Event On : 25 Sep 2014
A seminar full of Media Students listened amazed as this 55 year old reporter, in his attractive French dialect, unwrapped an intriguing details about his coverage of the famine in Somalia and the Islamic rebels in Ethiopia. As thrilling it might seem, but being a war correspondent has its own snags and risks. "I feared for my life, especially at the random checkpoints set up by groups of drunken ribels," he said while recapitulating the assignments at Liberia and Seirra Leone during the early 90s. Being a veteran, Vanoni took a picture of himself with the rebel leader and made him write a letter saying the former was not a spy and had to be allowed through checkpoints. It gave everyone goosebumps when he said that a rebel cheif shot two young men in front of him for having stolen the medication meant for them.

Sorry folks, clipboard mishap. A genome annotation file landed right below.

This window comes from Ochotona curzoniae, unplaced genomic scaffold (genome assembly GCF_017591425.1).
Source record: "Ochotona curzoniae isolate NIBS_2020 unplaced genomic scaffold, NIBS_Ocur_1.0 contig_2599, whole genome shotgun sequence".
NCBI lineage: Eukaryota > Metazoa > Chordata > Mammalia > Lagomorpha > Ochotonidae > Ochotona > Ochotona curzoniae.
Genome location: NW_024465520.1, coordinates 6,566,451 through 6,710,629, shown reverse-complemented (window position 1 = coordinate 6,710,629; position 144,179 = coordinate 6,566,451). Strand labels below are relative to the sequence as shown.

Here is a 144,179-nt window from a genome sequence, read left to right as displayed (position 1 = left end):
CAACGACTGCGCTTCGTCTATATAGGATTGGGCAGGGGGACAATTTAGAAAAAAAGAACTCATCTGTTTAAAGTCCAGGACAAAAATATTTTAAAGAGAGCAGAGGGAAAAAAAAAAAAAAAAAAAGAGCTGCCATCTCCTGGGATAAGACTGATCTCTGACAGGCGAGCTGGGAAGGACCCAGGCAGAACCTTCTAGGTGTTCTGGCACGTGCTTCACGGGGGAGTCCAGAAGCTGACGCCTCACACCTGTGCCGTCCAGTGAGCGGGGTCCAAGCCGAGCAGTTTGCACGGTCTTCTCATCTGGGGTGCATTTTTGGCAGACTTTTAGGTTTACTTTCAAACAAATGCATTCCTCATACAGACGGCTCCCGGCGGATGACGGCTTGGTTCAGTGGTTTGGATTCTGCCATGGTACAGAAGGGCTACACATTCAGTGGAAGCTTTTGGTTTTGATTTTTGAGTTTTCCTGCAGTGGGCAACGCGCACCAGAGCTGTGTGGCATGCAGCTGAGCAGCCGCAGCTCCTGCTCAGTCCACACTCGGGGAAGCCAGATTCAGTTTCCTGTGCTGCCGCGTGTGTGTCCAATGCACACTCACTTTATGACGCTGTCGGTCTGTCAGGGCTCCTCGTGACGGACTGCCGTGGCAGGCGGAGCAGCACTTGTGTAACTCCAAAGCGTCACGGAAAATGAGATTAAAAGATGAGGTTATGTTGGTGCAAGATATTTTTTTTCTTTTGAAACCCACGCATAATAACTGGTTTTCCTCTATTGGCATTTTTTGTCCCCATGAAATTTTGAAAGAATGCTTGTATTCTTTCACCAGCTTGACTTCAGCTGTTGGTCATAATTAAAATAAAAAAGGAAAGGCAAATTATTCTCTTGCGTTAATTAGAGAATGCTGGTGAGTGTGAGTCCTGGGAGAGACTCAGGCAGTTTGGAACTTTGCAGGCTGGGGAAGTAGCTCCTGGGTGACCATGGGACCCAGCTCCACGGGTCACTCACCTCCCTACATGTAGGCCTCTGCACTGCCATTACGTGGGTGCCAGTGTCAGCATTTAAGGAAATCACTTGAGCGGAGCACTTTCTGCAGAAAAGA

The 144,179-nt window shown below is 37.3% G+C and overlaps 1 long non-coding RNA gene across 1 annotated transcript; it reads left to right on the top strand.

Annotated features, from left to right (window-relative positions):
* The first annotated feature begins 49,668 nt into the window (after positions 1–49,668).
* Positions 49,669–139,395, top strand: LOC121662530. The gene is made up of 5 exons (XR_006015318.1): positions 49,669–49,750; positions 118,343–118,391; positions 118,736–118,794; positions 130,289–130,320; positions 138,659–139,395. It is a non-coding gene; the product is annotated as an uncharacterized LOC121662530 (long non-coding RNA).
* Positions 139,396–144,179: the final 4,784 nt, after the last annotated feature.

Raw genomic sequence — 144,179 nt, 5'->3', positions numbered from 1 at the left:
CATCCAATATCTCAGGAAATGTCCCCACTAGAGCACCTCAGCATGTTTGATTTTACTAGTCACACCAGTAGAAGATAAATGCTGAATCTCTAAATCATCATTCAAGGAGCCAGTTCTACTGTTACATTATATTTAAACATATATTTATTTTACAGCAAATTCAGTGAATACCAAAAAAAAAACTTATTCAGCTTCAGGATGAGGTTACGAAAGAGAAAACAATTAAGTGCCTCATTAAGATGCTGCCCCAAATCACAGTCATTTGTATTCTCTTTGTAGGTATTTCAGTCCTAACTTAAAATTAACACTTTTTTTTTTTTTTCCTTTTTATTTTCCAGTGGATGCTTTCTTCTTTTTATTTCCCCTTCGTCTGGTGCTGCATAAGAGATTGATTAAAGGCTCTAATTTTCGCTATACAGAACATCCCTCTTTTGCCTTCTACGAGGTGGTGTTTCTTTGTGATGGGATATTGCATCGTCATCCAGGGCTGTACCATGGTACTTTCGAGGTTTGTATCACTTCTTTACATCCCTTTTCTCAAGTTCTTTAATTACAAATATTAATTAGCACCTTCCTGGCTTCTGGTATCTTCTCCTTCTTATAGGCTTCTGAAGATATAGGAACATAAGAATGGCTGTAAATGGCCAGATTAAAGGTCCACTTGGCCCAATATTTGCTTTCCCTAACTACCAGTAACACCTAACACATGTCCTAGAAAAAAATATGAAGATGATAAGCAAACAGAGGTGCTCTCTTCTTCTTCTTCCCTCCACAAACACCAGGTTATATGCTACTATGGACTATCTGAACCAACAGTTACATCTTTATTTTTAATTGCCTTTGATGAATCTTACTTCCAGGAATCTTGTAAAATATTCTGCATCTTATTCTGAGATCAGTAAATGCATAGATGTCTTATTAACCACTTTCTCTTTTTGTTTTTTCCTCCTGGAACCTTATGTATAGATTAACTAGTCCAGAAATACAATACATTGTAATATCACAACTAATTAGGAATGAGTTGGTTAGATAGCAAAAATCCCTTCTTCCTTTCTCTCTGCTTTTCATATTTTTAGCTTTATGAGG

He said, in those days there was no Internet, mobile phones and
technology like today. There was only a cameraman, a sound technician
and heavy equipments which were difficult to carry. Though technology
has advanced, the terrorist scenarios have worsened with increasing
number of abduction and murder of journalists. But he still emboldened
the young aspirants to rise up to the challenges they might face in
their career as journalists.